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Old February 2, 2009, 05:36 PM   #1
Sixer
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.30 Carbine Brass

I'm just getting set up to start reloading and I really want to start off with .30 Carbine ammo. So far I'm having a hard time finding brass and projectiles. I've searched dozens of websites but can't seem to find much. Does anyone know of a good source for .30 Carbine brass and bullets? Thanks!
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Old February 2, 2009, 07:07 PM   #2
Crosshair
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Well, the Berrys plated bullets are relatively cheap and work well in my experience.

Berrys 30 Carbine Bullet.

Brass is going to be a bit harder. Many places are out of once fired.
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Old February 2, 2009, 07:53 PM   #3
Qtiphky
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Cabela's

I just ordered some from cabelas.com. A little more expensive than some other places, but they had it in stock.
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Old February 2, 2009, 10:18 PM   #4
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Of course the 30 carbine is a straight wall case, so with carbide dies you will get quite a few reloads per case. Many more than with a bottleneck case.
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Old February 2, 2009, 10:19 PM   #5
firewrench044
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Midway has the brass, Graf & Sons has Sierra pro hunter FMJ in stock, I
did not check any further
I think Berry"s bullets are plated, tried them but could not get a good patern
and still operate the gas system, you do not need this type of problem with
your first try at loading

My carbine is picky it does not like hard primers (CCIs ) and it does not like
plated bullets, it likes Rem., Win., or Sierra, I also have had tighter paterns with Win.296 and H110 burns dirtier in my carbine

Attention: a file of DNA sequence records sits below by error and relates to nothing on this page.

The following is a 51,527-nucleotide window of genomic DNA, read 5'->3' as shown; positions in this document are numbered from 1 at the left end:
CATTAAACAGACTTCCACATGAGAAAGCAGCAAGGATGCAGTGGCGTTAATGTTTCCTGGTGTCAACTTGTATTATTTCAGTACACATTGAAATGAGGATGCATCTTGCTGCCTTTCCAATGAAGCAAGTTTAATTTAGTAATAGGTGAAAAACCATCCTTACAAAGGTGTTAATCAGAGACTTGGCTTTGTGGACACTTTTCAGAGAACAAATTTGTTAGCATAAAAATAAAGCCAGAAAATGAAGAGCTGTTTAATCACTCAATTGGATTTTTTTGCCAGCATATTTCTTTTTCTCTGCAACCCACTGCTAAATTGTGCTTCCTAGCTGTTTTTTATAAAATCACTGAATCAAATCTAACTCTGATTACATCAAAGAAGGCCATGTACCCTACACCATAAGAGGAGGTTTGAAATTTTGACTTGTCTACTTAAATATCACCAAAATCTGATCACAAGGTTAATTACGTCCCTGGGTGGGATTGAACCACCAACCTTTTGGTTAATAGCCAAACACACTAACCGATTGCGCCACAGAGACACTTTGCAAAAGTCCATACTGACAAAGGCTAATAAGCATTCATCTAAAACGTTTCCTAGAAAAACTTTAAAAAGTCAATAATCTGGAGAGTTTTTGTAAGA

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Old February 2, 2009, 11:44 PM   #6
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actually, it is not a straight walled case

The .30m carbine case has a very slight taper, about .02 from the head to the mouth. I don't know if they still do, but in the old days, they used to recommend lightly lubing the cases, even when using carbide dies.

Lead (cast or swaged) bullets should not be used in the carbine, as fouling can clog the gas port. Jacketed or plated bullets will do better.
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Old February 3, 2009, 08:14 AM   #7
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If you don't use lube, you will stick a piece of brass in a carbide die when sizing .30 Carbine.

There's no doubt that it's tapered, it's one of the toughest cases to resize out there.
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Old February 3, 2009, 08:25 AM   #8
Magnum Wheel Man
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I use a 100 grain plinker bullet for most of my reloads ( speer maybe ??? )

http://www.midwayusa.com/viewProduct...tNumber=618190

also use these short jackets...